Saving webpages from Chrome for offline viewing


Ever find a page full of text but don’t have enough time to read it? Or you find a page with valuable information and want to come back when there’s no internet connection? We’ve all been there. Turns out, there’s a very easy method that can save you the trouble of having to bookmark a site or search it up again. Here’s how.

There are several ways to save/download webpages within a browser for viewing later, but many require installing an outside application. If Chrome is your go-to browser and you want to save a page for viewing offline, there’s a very easy and efficient way to do so.

Now I know this may not be the only way, but it is the simplest way. It doesn’t take long and gets the job done every time. Unlike some apps that fail to export the images on the webpage, the method that I’m going to show you includes them. This works with both Android and iOS versions of the Chrome app.


The first step in saving a webpage is heading to the URL you’d like to save to view later. In the top left corner of your device’s screen, you’ll see three dots placed on top of one another. When you tap this, a menu will appear. About midway through the list you’ll see an option that reads Print. Hit that button.


The next step will vary a bit depending on the device you’re using but will display the same result. You should see the webpage you were on come up in a tidy format organized into pages. Things may look a bit different from the layout they appeared in on the website but that’s okay.


At the top will be your printing options. Instead of searching for a nearby printer, you’ll want to select Save as PDF in the scroll down menu. From there you’ll be able to adjust a few things including color and orientation.


The next step is to select the small icon labeled PDF. It should have an icon of some sort next to it or on top of it meaning download, which may or may not look like an arrow.

When you select this, it should bring up a file explorer or something like it. If you’re on an Android device, you’ll have more options when it comes to where you can save your file because of Android’s open system. Options should include saving it to your downloads, Google Drive, or any other cloud service you have downloaded on your device. For this demo, I’ll save it to the downloads folder on my device.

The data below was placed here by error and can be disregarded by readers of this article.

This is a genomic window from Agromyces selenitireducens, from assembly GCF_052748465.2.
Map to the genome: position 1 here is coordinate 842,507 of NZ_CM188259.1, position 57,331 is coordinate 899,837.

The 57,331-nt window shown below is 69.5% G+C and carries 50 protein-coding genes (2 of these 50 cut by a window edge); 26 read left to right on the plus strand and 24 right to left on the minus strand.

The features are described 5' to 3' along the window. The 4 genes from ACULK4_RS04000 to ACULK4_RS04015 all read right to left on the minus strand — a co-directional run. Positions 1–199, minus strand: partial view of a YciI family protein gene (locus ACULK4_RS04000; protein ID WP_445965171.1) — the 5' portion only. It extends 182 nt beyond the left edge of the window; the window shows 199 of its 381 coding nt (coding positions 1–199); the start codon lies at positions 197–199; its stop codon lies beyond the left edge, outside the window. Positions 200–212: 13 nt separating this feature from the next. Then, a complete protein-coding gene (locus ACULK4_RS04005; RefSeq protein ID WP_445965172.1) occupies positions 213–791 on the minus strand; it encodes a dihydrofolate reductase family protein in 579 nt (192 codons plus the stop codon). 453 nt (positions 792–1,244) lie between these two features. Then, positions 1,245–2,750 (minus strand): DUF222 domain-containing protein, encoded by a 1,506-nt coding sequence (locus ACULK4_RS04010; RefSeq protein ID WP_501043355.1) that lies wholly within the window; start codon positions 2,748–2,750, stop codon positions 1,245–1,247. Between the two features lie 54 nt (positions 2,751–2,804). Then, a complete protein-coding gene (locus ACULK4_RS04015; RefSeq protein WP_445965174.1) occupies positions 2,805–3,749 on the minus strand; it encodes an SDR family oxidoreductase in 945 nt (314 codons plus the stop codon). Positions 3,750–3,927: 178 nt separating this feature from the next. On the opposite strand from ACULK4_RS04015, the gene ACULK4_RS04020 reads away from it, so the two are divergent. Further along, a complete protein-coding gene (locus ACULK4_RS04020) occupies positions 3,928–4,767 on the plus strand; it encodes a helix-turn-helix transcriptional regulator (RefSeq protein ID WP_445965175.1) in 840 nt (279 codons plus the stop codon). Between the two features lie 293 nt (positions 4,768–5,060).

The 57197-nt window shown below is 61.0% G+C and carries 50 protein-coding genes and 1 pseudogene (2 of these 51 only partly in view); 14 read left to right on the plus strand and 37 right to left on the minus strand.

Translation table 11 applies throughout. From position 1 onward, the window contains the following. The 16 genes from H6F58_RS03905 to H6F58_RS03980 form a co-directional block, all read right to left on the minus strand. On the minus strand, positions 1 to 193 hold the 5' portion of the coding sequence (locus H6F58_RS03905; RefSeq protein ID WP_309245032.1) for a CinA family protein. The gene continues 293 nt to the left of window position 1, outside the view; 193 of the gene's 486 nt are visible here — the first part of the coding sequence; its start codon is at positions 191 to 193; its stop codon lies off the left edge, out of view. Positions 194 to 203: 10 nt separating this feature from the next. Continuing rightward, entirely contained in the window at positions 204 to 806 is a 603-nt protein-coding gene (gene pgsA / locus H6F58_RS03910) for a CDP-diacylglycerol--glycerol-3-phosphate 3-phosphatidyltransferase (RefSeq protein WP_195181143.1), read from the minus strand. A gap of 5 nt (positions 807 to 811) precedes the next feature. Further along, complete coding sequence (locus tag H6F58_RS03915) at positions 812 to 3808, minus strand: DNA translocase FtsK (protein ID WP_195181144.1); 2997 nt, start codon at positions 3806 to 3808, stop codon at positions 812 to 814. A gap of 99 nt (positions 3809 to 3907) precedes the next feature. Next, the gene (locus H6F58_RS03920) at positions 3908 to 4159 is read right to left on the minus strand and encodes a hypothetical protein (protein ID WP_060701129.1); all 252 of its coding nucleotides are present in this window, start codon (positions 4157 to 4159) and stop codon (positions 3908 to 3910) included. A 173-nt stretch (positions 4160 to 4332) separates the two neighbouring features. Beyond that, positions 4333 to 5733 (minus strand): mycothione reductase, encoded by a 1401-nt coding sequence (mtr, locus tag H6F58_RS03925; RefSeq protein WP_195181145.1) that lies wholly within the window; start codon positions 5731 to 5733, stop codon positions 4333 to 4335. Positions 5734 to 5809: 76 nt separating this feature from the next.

At the bottom of the page you’ll have the option to name your file. When you’re done naming, choose Save.  The menu will then close and put you right back where you started, on the webpage.


To view the file when you have no internet connection, head over to your downloads (or wherever you saved the file). If you’re on Android, you can find this in a dedicated app called Downloads. You can also navigate to your file system in replace, it you prefer to take that route.


Near the top should be the file you saved earlier in the form of a PDF. Tap that and there you go! You can now scroll through the saved webpage in the form of a PDF with pictures, text, and all right there without having to go online. Pretty neat, right?


This won’t count against your data limit, although downloading the file will. Once you’re done with it, simply delete it or put it in the trash so it won’t hog up your device’s space. This process can be repeated as many times as you’d like. Inside the file you can search by tapping the magnifying glass icon. This will help you locate something in the PDF using keywords, just like the control F tool on PCs or command F on Macs. I’ve done it in the image down below.


Once you do this once or twice, you’ll find yourself doing it more often. It’s a simple process that can take under a minute if you really know what you’re doing. And pulling it up when you’re without an internet connection takes just a few short steps. 

About the Author: Doug Demagistris

Doug was raised in New York and currently attends Muhlenberg College where he is majoring in Accounting. He has been a die-hard Google and Android enthusiast ever since he purchased the Samsung Galaxy Vibrant. Doug strongly prefers Android over competitors for its customization, flat Material Design and exceptional integration with Google Services. Currently, Doug switches between the Samsung Galaxy Note 5 and Nexus 5X, and travels with a Nexus 9. In addition, Doug wears an Android Wear smartwatch and has other gadgets such as a Nexus Player and Cardboard viewer. Aside from writing with Talk Android, Doug enjoys testing new applications, designing concepts and studying Android application development all while attempting to keep up with the rapid world of technology. He’s hopeful that his high productivity will make lives easier and more meaningful. Doug’s dream is to attend Google I/O.